The effect of injury timing on white matter changes in the corpus callosum following unilateral brain injury

Rachel L. Hawe, Theresa Sukal-Moulton, Julius P A Dewald*

*Corresponding author for this work

Research output: Contribution to journalArticle

7 Scopus citations

Abstract

Motor impairments following unilateral brain injuries may be related to changes in the corpus callosum. The purpose of this study was to determine if the corpus callosum is impacted differently in pediatric versus adult hemiplegia. Diffusion tensor imaging was completed on 41 participants (11 pediatric hemiplegia, 10 adult hemiplegia, 10 pediatric control and 10 adult control). Fractional anisotropy values and cross-sectional areas for five regions of the corpus callosum were compared between subject groups. Additionally, the amount of involuntary activity in the paretic elbow was quantified during non-paretic elbow flexion tasks for a subset of pediatric hemiplegia participants. Fractional anisotropy values were reduced in pediatric hemiplegia compared to pediatric control subjects in callosal regions corresponding to premotor and supplementary motor areas, primary sensory cortex, and parietal, temporal, and occipital cortices. Differences in fractional anisotropy between adult stroke and adult controls were only found in the region corresponding to parietal, temporal, and occipital cortices. Cross-sectional area was affected in all regions of the corpus callosum in pediatric hemiplegia, but only in the primary sensory region in adult hemiplegia. Additionally, changes in the cross-sectional areas were correlated with involuntary mirror movements in the pediatric hemiplegia group. In conclusion, the corpus callosum is affected to a greater extent in pediatric compared to adult hemiplegia, which may explain why unsuppressed mirror movements and difficulty with bimanual coordination are greater problems in this population.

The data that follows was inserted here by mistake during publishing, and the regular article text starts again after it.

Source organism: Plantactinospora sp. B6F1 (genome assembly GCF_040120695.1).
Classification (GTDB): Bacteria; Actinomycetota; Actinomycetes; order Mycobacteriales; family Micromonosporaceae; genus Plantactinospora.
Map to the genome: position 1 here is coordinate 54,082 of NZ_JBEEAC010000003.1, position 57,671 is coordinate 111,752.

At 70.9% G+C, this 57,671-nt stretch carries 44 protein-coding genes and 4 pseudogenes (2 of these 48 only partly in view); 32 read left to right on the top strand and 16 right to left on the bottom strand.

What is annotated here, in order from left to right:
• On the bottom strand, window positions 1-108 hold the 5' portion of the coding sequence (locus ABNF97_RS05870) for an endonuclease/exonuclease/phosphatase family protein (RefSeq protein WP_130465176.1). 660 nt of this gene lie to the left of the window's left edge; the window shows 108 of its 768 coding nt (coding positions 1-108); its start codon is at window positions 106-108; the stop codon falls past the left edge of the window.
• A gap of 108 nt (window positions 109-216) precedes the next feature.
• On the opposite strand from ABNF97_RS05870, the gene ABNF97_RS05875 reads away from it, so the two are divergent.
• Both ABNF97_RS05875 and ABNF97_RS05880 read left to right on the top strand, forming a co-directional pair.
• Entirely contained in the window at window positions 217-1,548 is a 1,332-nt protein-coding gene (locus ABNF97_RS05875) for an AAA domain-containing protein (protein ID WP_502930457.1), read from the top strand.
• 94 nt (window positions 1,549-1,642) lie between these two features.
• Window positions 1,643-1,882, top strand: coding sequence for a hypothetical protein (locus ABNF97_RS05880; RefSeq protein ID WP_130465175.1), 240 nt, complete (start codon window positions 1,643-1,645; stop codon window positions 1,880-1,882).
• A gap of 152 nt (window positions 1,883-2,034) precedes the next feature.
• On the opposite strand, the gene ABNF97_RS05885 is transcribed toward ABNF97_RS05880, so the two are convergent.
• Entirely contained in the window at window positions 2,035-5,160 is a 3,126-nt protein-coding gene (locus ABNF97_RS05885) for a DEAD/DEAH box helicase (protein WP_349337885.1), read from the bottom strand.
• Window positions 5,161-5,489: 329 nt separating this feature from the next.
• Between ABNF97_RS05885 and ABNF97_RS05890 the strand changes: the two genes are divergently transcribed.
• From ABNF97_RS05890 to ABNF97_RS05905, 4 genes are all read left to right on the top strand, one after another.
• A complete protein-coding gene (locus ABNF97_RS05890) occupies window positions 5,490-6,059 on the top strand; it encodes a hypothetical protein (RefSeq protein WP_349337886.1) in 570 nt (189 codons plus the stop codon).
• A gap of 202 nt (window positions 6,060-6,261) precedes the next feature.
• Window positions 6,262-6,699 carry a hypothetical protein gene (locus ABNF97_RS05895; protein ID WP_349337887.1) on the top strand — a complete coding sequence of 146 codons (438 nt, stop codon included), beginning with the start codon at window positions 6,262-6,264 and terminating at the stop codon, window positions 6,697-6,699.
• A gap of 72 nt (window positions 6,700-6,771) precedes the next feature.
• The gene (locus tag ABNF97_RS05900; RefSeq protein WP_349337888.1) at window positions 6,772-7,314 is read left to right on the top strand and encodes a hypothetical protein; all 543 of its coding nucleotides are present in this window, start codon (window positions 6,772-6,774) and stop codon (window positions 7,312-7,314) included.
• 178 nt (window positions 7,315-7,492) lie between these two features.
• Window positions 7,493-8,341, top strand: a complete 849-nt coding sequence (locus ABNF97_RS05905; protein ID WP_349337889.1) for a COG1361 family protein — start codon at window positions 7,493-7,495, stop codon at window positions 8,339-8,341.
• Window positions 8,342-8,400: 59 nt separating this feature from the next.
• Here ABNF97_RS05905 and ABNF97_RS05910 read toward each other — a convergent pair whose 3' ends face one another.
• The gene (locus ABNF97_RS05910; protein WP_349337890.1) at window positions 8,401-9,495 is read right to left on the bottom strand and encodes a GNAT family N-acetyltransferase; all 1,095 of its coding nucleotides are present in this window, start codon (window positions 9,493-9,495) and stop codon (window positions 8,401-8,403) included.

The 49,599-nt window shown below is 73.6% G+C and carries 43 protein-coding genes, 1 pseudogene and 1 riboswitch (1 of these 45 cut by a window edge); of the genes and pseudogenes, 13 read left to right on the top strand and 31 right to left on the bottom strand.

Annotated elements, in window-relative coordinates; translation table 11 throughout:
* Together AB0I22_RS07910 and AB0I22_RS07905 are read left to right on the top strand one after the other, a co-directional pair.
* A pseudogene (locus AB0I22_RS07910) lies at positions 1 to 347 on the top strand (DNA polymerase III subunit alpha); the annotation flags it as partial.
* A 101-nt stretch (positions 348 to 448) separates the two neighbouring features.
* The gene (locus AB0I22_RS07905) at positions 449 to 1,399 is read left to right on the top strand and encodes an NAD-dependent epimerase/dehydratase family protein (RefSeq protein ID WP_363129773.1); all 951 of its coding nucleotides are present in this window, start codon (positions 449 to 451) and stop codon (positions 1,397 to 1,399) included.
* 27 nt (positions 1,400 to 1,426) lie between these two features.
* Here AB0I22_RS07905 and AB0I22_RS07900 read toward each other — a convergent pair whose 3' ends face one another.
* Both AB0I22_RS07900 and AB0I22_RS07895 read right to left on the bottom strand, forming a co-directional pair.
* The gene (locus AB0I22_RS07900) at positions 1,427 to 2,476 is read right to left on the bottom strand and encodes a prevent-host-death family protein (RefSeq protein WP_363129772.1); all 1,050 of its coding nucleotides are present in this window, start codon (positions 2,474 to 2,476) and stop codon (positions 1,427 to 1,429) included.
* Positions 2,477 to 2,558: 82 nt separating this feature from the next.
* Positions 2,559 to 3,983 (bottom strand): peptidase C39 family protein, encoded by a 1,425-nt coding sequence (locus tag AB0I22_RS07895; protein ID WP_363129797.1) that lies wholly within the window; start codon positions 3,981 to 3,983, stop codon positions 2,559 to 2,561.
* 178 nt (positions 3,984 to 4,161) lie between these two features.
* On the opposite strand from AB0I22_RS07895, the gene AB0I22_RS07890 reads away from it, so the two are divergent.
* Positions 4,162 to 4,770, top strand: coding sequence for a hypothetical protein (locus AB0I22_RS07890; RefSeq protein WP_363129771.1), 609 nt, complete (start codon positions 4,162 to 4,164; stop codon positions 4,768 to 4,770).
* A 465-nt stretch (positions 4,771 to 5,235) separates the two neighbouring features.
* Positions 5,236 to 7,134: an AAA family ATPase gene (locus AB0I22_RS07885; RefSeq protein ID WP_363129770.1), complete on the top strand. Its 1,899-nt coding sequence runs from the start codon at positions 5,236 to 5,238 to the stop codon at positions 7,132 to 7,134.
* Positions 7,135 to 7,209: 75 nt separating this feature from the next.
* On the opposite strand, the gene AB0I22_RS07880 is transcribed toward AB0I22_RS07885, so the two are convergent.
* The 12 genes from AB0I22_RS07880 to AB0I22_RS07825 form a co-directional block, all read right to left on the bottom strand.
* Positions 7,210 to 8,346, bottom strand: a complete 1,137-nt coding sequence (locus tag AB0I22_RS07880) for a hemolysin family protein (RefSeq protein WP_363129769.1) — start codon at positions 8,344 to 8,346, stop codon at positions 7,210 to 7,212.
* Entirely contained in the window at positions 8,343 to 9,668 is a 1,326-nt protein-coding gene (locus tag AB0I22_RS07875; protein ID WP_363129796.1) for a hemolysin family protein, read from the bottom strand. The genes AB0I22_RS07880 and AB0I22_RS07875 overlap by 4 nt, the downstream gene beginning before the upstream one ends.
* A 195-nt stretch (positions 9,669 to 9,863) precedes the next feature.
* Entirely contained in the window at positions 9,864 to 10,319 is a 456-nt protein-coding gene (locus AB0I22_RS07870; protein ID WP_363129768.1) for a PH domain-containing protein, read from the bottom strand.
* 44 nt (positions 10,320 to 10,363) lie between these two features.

Original languageEnglish (US)
Pages (from-to)115-122
Number of pages8
JournalNeuroImage: Clinical
Volume3
DOIs
StatePublished - Sep 3 2013

Keywords

  • Corpus callosum
  • Diffusion tensor imaging
  • Hemiplegia
  • Mirror movements

ASJC Scopus subject areas

  • Radiology Nuclear Medicine and imaging
  • Neurology
  • Clinical Neurology
  • Cognitive Neuroscience

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